In our latest twitter hour associate solicitor Lisa Dawson answered your questions on separation and divorce. Lisa has kindly written more indepth answers than she could fit on twitter. Have a read of these here:

  • Can I get a ‘quickie divorce’?

When the media refer to a quickie divorce what they actually mean is divorcing now rather than waiting and divorcing by 2 years separation by consent. A marriage has to have irretrievably broken down and then has to be supported by one of five factors in order to obtain a divorce. The two factors that allow you to divorce immediately are unreasonable behaviour and adultery. The adultery does not have to have taken place whilst the couple were together, it could have happened after they were separated but because they are still married it is still classed as adultery.

  • Do the grounds of the divorce have any impact on the finances or the arrangements for the children?

In most cases the answer is no, but you should seek the legal advice of a specialist family solicitor in order to be fully advised. It is often the case that the divorce can progress even if you don’t agree with the allegations made.

  • How much time should the children spend with each parent?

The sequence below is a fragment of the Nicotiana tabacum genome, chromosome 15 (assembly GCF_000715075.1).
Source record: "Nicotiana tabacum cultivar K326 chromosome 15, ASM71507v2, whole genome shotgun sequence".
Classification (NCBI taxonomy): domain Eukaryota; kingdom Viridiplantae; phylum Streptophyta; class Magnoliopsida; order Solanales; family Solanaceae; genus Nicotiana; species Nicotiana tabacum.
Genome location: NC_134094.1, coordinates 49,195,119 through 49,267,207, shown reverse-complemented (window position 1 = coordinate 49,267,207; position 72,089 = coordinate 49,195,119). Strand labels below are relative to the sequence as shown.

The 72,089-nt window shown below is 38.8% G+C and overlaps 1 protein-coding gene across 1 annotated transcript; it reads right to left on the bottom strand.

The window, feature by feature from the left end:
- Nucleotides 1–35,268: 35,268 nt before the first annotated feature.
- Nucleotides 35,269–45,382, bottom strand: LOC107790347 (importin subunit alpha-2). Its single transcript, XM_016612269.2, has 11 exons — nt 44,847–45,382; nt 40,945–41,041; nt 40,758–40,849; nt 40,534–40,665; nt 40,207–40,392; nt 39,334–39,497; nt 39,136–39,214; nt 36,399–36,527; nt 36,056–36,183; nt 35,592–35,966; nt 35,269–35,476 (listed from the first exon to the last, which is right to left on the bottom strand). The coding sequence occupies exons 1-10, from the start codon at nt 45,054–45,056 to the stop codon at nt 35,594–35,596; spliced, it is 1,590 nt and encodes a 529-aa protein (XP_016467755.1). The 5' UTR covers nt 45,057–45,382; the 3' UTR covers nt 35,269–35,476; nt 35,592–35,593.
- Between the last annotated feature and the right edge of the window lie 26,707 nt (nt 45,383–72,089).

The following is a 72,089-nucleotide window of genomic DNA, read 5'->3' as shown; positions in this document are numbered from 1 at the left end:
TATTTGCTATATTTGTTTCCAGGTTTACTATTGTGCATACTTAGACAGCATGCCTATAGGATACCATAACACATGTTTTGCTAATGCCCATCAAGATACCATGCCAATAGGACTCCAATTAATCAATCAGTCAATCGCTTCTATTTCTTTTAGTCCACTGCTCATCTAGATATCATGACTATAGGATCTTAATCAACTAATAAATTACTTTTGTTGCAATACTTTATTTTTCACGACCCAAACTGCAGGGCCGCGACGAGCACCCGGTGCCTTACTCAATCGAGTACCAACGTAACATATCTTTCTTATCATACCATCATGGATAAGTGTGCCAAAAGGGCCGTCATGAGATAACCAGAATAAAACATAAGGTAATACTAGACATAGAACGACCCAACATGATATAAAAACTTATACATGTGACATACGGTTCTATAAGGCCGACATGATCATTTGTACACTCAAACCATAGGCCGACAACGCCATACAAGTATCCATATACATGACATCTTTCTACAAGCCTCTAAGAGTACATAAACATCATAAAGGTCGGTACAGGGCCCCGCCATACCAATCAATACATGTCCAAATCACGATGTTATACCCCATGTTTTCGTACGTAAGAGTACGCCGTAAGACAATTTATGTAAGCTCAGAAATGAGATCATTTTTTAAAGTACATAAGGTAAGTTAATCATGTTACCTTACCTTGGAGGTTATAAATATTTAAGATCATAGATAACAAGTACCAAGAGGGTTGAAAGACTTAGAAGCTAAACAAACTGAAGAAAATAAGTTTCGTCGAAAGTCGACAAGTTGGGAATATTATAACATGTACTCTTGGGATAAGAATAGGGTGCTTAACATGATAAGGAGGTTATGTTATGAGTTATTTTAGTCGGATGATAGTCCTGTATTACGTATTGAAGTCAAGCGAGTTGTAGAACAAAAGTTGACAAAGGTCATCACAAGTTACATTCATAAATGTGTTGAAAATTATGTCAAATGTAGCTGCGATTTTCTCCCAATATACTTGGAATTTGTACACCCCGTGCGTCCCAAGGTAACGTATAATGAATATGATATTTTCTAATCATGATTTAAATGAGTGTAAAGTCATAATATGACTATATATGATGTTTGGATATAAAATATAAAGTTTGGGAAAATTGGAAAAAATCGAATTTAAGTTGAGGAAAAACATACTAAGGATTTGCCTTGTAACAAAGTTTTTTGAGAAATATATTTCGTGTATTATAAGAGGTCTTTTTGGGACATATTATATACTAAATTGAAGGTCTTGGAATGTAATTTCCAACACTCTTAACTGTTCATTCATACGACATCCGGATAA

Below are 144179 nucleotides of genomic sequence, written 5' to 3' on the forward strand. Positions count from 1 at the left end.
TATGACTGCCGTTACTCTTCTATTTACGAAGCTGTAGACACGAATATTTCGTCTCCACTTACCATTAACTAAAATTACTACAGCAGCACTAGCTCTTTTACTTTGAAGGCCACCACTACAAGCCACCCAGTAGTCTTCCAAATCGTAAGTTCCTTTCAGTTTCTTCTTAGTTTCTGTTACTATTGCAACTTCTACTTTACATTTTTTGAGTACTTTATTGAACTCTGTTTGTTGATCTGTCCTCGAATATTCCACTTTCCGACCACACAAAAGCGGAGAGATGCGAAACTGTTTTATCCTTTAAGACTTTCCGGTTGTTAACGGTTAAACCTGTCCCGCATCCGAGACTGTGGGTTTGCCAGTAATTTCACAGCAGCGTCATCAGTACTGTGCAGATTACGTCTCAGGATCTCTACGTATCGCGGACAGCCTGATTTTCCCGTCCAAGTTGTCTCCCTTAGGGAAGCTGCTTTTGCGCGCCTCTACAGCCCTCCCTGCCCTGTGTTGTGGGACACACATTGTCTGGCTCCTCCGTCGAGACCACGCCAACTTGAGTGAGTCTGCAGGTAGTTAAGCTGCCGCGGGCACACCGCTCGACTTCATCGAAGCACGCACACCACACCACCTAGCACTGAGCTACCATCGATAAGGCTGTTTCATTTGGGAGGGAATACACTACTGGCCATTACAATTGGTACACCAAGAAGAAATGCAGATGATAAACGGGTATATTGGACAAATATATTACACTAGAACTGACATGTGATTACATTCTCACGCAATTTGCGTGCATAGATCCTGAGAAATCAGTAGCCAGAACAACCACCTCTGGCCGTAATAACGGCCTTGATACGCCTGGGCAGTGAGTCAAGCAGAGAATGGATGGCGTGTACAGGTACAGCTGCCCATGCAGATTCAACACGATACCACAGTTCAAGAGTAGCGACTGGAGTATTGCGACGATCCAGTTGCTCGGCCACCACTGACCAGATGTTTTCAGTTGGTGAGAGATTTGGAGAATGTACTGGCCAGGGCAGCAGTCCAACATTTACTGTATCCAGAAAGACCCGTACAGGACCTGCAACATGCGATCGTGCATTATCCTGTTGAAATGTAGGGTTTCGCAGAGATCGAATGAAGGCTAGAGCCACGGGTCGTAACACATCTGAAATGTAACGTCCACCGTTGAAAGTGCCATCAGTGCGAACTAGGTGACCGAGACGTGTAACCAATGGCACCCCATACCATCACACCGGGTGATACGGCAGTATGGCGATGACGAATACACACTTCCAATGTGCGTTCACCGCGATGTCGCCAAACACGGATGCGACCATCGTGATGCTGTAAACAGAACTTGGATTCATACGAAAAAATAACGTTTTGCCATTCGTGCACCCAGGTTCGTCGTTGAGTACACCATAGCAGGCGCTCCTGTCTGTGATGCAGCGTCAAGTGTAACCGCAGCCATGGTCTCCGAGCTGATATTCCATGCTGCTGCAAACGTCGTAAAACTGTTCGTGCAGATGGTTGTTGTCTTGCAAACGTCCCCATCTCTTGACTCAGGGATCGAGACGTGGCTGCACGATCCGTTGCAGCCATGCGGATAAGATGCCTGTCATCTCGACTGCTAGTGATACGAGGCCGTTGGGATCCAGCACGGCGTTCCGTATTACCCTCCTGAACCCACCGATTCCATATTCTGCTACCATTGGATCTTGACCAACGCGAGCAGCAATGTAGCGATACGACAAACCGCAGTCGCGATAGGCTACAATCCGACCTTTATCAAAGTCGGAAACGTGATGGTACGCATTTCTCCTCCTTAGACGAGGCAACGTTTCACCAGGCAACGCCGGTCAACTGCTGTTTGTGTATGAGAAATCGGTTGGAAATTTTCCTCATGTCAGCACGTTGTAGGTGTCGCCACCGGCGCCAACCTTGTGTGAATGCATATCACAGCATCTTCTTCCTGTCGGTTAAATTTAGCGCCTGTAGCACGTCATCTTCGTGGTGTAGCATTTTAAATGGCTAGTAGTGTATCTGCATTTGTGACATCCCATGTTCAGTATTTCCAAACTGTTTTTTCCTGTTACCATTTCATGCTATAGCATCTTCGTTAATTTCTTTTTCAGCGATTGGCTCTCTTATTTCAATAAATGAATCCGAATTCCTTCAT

There is no set routine as to how much time a child should spend with either parent. We are seeing more and more parents agreeing equal arrangements in respect of the care of their children. Other times one parent will work shifts so the pattern has to keep changing. Other times alternate weekends with an overnight in the intervening period with that parent is agreed. However each case is unique and individual and so further advice should be sought if arrangements cannot be agreed.

  • I put more money in when I purchased a house with my partner. Can I get a greater proportion of the proceeds now that we have separated and the house is being sold?

There is no such thing as the ‘common law spouse’. It is crucial when you are cohabiting that you seek legal advice in regards to the legalities of your financial relationship. For example if you buy a house together and one party puts in more money than the other but you agree to own the property as joint tenants then in all likelihood your greater contribution will make no difference as to how the proceeds are divided. If you are putting money into a property that you do not own legally then again you should seek legal advice to protect that contribution. Equally if you are the owner of the property and your partner does some work to the property or puts money into it, you should agree what this means in terms of ownership and enter into an agreement as to what would happen if you separated.

  • I have children with my partner but we are not married. What financial claims can I make?

In the case of unmarried couples there are limited financial claims that can be made. In regards to maintenance there can be no ‘spousal maintenance’ claim. Child maintenance is dealt with through the Child Maintenance Service. For a fee of 20.00 the CMS can carry out an assessment of your partner or alternatively you can work together and use the online calculator to work out what that parent should be paying. You may also have claims for lump sums or transfer of property under the Children Act 1989 schedule 1. You may need the advice of a specialist family solicitor to find out if this is the case.